Looking down Michigan Avenue in Lansing, Michigan. Photo by Graham Davis, via Flickr.
Three counties in mid-Michigan are working to improve their region, and they’re using a much-talked about — but seldom seen — strategy to make it happen: collaboration.
The Mid-Michigan Program for Greater Sustainability is a dynamic and interactive effort to bring smart growth and concerted planning to the mid-Michigan region. Organized by the Tri-County Regional Planning Commission and made possible by a Regional Planning Grant from the U.S. Department of Housing and Urban Development, the Program is composed of hundreds of organizations from across Eaton, Clinton, and Ingham counties.
These organizations are working together to solve regional challenges and improve the economy of all three counties. The Program has created a comprehensive list of projects to improve the region. With nine specific task forces that address issues ranging from economic development to housing needs for residents of all income levels, the project aims to incorporate the entire region’s concerns into its plans.
To achieve those goals, the Mid-Michigan Program holds two open meetings a year and invites people from across the tri-county area to participate. The meetings are held in locations and at times that will ensure a variety of feedback. In addition, the Program has a website to gather feedback on specific projects, and for local residents to provide their own opinions and submit information about additional concerns.
These efforts have paid off, says Harmony Gmazel, Land Use Coordinator for the Tri-County Regional Planning Commission. “Everyone is really willing and ready to talk about things and there has been a lot of energy from the get-go,” she says. “Turnout at our events is great, with a lot of people really wanting to get involved.”
Of particular interest to the region is the Michigan Avenue/Grand River Avenue corridor, the so-called “Main Street” of Michigan. Running from Lansing through a series of small towns, the corridor is an important route and the Mid-Michigan Program hopes to use it to tie together the region’s economies.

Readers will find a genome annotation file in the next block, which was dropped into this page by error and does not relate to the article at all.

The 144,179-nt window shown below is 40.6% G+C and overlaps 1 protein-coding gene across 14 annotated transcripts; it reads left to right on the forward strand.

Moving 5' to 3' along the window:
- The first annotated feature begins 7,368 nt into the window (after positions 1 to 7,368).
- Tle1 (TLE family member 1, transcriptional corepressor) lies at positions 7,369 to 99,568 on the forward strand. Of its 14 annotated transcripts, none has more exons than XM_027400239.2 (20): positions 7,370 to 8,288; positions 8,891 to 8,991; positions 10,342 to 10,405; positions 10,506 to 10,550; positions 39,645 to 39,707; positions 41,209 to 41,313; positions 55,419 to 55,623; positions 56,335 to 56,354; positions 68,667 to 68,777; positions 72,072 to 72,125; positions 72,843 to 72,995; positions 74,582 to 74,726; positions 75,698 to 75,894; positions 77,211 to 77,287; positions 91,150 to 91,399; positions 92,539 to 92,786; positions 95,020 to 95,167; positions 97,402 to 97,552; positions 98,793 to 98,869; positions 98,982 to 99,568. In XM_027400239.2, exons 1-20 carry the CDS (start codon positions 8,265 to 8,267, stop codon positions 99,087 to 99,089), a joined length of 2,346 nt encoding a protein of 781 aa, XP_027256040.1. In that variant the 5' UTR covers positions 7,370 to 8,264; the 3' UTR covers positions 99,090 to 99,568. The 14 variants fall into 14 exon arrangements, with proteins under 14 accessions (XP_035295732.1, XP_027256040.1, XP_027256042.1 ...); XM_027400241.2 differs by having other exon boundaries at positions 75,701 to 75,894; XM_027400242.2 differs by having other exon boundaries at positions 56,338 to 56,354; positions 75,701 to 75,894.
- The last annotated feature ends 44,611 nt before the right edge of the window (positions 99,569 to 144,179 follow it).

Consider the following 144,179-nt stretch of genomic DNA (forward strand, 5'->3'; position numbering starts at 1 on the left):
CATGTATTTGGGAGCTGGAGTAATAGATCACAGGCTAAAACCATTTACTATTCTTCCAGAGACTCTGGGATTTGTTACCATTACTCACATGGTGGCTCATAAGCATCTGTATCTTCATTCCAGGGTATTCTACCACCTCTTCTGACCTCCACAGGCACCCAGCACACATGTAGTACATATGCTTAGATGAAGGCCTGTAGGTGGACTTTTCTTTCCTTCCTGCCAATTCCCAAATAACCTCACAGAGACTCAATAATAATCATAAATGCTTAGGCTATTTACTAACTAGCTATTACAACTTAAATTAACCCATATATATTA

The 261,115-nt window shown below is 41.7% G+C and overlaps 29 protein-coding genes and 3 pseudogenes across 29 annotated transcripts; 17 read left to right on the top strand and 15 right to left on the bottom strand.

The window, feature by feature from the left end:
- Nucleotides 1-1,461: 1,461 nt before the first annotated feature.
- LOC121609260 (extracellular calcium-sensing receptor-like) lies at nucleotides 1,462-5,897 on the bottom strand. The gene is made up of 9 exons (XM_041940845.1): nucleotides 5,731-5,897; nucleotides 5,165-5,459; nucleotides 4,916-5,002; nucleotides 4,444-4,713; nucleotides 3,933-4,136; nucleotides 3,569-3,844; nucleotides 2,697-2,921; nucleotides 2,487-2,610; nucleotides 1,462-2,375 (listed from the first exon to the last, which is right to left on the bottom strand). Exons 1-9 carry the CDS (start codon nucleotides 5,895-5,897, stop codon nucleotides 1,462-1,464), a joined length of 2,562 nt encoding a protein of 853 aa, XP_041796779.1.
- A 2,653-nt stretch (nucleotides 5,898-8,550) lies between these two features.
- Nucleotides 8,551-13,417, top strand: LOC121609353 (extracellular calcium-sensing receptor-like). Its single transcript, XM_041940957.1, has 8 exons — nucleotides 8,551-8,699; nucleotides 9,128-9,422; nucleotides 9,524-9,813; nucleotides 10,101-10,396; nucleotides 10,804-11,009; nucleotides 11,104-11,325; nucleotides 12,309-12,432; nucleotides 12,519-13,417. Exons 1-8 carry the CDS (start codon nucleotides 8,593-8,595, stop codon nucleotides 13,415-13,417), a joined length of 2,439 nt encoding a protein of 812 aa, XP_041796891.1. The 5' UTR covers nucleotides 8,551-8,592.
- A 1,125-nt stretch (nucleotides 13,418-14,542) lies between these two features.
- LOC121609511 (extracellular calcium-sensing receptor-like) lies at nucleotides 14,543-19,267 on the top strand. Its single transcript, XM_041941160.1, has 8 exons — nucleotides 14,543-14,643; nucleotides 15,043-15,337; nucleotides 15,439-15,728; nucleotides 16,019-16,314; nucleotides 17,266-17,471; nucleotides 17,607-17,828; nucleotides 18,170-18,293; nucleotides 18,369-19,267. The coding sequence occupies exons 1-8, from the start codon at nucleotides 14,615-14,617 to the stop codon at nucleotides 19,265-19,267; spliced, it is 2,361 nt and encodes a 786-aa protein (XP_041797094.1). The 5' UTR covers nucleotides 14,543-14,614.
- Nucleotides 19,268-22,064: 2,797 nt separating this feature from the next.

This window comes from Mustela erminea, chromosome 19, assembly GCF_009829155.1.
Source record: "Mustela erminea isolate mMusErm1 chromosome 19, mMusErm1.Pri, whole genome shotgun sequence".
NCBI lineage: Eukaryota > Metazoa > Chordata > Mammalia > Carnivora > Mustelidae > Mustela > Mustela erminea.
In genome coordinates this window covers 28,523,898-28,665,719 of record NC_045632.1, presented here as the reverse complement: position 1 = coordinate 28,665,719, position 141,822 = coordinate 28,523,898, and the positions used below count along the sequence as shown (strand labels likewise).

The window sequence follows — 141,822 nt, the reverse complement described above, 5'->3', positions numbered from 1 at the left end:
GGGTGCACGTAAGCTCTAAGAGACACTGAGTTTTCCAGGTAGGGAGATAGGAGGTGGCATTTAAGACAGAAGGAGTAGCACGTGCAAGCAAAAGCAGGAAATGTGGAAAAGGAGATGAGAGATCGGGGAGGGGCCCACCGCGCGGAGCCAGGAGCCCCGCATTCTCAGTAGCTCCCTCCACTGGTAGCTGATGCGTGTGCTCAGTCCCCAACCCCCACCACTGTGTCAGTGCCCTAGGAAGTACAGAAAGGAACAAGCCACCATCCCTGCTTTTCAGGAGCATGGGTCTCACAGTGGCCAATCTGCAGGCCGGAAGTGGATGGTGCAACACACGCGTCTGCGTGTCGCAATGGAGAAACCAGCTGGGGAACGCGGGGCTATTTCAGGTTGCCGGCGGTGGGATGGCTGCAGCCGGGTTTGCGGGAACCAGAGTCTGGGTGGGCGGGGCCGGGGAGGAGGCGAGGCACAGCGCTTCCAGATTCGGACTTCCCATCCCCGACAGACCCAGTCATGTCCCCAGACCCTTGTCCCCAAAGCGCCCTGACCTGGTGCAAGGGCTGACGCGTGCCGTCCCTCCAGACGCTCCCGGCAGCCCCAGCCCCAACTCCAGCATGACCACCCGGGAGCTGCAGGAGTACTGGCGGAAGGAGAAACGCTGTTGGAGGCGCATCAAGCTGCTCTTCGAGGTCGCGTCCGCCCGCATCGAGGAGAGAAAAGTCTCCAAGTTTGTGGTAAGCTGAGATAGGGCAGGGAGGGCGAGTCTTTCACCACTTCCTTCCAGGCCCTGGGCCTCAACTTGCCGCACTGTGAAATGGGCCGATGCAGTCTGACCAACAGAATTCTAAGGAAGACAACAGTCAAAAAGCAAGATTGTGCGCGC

“We hosted a series of design charrettes, gathering recommendations for a 22-mile long corridor, how to make it better,” says Gmazel. “The region has invested millions of dollars into BRT [bus rapid transit] and we’re hoping to tie urban design strategies with transit.” The focus is on making the corridor economically successful. Towards this end, the Mid-Michigan Program has begun collecting master plans and transit plans along the route, with the goal of using the data to create a regional corridor plan.
This multi-faceted and interconnected approach to the region’s issues is precisely what makes the effort so groundbreaking. By using a holistic approach to planning and having discussions about how to work together for the prolonged success of the region, residents and planners alike can be confident in their future as they move forward.
And as in other regional planning efforts, it is the increased cooperation that will really allow mid-Michigan to thrive. “As a region, we need to create connections between housing, economic development, land use, and transit, what was previously siloed,” says Gmazel.
“The project is helping to break down walls and start conversations, with the discussion being framed around where connections can occur and how to get people to work together and that’s what’s making the difference.”